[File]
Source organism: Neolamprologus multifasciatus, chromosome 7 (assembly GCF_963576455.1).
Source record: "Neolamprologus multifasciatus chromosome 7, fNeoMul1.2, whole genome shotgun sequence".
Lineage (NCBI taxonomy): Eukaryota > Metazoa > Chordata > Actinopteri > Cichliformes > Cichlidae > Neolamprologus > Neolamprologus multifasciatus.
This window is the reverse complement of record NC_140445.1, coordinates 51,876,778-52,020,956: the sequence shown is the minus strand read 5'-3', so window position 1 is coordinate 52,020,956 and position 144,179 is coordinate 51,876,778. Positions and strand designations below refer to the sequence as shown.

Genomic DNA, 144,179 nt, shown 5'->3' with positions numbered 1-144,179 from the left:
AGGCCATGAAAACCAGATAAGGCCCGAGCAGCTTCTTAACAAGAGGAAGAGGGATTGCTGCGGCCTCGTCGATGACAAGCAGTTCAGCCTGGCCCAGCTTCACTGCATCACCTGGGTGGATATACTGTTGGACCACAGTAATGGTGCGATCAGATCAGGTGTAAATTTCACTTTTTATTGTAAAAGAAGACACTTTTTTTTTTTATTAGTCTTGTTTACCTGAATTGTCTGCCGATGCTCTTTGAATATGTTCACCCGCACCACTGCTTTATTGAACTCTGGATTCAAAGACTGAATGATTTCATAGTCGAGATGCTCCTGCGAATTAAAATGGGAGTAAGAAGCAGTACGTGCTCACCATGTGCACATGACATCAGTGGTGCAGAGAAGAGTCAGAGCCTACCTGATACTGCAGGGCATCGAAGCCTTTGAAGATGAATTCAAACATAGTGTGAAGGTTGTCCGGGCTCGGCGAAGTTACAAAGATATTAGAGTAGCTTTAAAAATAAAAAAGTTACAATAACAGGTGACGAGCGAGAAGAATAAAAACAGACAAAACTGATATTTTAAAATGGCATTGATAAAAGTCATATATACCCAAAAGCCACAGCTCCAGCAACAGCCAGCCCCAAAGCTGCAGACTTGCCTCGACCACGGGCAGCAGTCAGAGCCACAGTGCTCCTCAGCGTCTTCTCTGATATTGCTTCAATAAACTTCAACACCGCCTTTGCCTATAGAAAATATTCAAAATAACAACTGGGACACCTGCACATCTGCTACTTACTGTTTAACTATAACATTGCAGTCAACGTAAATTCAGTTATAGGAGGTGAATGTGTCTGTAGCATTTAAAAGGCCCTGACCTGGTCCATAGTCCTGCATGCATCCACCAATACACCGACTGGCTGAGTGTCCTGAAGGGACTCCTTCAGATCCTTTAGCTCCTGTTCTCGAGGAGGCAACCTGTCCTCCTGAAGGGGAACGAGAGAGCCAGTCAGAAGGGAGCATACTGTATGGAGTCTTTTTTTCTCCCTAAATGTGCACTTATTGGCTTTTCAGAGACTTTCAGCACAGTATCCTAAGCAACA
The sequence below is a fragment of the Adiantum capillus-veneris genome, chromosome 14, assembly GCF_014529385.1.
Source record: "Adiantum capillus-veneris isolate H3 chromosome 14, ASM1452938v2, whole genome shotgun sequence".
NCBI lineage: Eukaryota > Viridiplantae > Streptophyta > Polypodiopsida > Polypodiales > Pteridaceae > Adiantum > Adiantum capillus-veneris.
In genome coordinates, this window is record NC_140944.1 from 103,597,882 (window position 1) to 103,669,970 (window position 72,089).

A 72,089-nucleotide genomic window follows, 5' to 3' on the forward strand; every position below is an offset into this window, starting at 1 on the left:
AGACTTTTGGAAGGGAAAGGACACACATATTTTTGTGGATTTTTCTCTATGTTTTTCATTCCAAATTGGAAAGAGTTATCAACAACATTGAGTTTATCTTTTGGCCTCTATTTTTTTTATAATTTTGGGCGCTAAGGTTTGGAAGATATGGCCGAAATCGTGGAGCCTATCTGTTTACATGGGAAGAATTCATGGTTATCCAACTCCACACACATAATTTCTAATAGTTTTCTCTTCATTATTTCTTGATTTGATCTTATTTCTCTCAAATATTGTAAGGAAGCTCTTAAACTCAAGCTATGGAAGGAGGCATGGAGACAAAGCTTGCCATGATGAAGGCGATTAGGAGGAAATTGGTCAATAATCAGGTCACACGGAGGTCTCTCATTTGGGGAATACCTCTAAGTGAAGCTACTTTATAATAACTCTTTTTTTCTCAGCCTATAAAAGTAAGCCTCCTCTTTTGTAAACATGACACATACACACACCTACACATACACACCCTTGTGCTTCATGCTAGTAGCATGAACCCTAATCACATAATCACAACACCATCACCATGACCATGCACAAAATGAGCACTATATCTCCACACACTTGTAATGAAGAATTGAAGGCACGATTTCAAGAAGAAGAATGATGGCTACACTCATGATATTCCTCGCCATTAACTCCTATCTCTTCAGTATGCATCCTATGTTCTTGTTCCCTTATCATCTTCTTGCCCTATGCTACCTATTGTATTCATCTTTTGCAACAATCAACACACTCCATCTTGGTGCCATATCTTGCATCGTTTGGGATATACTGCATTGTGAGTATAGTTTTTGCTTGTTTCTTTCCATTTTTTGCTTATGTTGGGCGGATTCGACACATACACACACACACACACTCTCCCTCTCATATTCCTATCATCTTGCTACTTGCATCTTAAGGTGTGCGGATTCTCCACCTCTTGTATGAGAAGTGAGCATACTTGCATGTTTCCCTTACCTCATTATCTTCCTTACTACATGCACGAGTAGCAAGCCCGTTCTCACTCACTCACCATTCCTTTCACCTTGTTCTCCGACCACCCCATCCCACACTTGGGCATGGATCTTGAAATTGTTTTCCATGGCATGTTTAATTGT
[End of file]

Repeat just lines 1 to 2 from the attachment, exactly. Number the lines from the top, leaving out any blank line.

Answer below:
Source organism: Neolamprologus multifasciatus, chromosome 7 (assembly GCF_963576455.1).
Source record: "Neolamprologus multifasciatus chromosome 7, fNeoMul1.2, whole genome shotgun sequence".